No, that’s defenseman Jeff Woywitka, who signed with Dallas as a free agent before the season started, but was a healthy scratch on a regular basis through the first two-thirds of the year. As the seventh defenseman on a club that usually dresses six each night, Woywitka suited up for just 20 of the first 57 games in 2009-10, but finally got another opportunity to display his abilities.
After raising his performance level a couple of notches lately, the 26-year-old native of Vermillion, Alberta has earned himself more ice time, skating in the last seven games in a row and 12 of the last 13, contributing significantly to the Stars’ defensive efforts.
“Just sticking with it, playing hard, playing smart, keeping it simple, moving my feet,” the 6-foot-2, 217-pound Woywitka said, noting the keys to his recent success. “I try and join the rush and create something whenever I have the chance to, while also being smart defensively.”
“I think his game has been getting better as the season has gone on,” added Stars assistant coach Charlie Huddy, who works primarily with the defensemen. “He had a little rough go at the start missing some games, but the last little while, everything that he’s brought, just the puck-moving ability and obviously, the size factor and he’s a great skater. That was something that we needed and his defensive part of the game, I think, has picked up a lot, which is important. And credit to him, he hung in there when he was watching games and worked hard in practice and found his way into the lineup. He’s doing the right things now to stay in there.”
Partnered with sixth-year blueliner Trevor Daley
on the club’s second pairing over the last several contests, Woywitka has looked impressive, logging 18:28 of ice time per game since he was last scratched on March 4, a significant increase from his overall season average of 14:30.
“He’s played very well with Trevor Daley
,” head coach Marc Crawford said. “He’s a guy that’s played hard and skated hard, and his size has been a pretty apparent factor. He’s still got to always work at the read of his game - the read of when to pinch, when an opponent is vulnerable, when to stand up, and more importantly, when you’re outnumbered, how you bide time until you get help coming back to you - those things are big parts of reads, and it happens so quickly for defensemen, you have to make very instant reads and he’s improving in that area. It helps to have a guy that skates as well as his partner - sometimes that skating ability gets him out of trouble, and he’s a pretty good skater himself.”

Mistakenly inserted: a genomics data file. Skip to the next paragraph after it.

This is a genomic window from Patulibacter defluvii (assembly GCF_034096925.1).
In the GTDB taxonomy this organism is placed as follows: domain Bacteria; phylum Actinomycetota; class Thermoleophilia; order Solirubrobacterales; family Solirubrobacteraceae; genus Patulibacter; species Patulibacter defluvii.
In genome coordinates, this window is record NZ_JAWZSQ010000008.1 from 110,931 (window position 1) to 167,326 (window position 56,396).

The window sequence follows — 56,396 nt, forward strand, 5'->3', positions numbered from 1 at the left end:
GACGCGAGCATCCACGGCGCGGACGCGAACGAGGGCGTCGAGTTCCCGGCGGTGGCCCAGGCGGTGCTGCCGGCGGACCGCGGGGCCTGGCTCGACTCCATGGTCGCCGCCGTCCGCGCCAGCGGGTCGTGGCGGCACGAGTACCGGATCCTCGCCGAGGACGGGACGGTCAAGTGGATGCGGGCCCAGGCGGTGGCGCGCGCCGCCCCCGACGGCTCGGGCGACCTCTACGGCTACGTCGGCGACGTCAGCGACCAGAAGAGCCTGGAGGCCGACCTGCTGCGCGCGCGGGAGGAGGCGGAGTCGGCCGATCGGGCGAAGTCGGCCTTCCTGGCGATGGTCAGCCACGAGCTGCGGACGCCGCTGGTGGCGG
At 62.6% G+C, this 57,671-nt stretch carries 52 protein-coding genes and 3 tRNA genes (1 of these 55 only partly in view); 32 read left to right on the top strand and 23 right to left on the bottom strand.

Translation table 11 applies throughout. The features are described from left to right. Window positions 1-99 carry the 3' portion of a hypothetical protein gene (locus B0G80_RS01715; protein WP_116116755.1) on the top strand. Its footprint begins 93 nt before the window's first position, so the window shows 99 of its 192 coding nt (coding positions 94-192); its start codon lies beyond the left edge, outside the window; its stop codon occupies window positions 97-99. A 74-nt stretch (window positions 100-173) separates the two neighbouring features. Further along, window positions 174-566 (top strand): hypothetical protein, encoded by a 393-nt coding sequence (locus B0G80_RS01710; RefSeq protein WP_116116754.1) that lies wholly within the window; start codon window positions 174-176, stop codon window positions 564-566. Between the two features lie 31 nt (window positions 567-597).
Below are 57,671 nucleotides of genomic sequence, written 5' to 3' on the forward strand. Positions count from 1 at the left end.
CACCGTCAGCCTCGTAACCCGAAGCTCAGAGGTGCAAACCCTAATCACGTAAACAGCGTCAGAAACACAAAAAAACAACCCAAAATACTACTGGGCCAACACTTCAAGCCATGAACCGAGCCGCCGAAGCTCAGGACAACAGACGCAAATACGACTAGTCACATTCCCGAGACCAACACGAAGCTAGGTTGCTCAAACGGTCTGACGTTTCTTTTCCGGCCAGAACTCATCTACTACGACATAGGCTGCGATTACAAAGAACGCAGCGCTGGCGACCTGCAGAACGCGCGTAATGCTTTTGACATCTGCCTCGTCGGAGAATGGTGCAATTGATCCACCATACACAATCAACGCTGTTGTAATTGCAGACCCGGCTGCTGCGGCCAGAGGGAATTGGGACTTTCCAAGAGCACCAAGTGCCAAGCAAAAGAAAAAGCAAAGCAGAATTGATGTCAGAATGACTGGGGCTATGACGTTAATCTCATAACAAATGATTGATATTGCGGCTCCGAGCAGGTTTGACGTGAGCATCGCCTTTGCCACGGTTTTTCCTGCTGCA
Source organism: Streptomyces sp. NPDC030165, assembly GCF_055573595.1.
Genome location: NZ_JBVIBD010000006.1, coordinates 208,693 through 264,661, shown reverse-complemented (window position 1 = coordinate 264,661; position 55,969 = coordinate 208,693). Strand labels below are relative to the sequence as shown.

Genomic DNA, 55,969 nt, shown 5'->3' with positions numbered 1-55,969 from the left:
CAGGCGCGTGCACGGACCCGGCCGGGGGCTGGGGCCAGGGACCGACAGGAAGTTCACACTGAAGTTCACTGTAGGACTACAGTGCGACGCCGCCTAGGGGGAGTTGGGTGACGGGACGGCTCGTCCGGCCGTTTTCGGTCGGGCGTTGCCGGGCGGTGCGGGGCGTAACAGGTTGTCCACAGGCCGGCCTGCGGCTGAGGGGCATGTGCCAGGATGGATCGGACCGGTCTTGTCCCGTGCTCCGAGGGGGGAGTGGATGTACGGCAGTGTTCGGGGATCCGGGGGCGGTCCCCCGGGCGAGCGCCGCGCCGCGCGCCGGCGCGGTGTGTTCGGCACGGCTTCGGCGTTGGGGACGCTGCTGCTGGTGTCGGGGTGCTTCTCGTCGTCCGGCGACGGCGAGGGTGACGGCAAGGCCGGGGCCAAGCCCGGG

“We complement each other pretty well, we both skate and we both get up into the play there,” Daley said. “When he’s going, I’m protecting, and when I’m going, he’s protecting. It’s been working, we just got to keep striving forward.”
As he’s integrated himself deeper into the fabric of the club on and off the ice, Woywitka has also picked up a new nickname along the way, after some creative improvisation with the puck in the offensive zone: ‘Wildcat.’
“I don’t know, the boys started calling me that, I’m not really sure where it came from,” Woywitka said laughing. “I like it, it’s a good name, kind of like the wildcat offense in football, where you kind of make things happen. The boys love it, it keeps the guys in good spirits, I like it.”
“It was Mark Fistric
that gave it to him, more to do with the fact that he is a guy that can skate, get up in the play, and he doesn’t have a great natural fear for doing it,” revealed Crawford. “It comes from the wildcat offense in football, which is unpredictable and is hard to defense against. It’s funny, the more that you play, the less that you show that element to your game, but it creeps in.”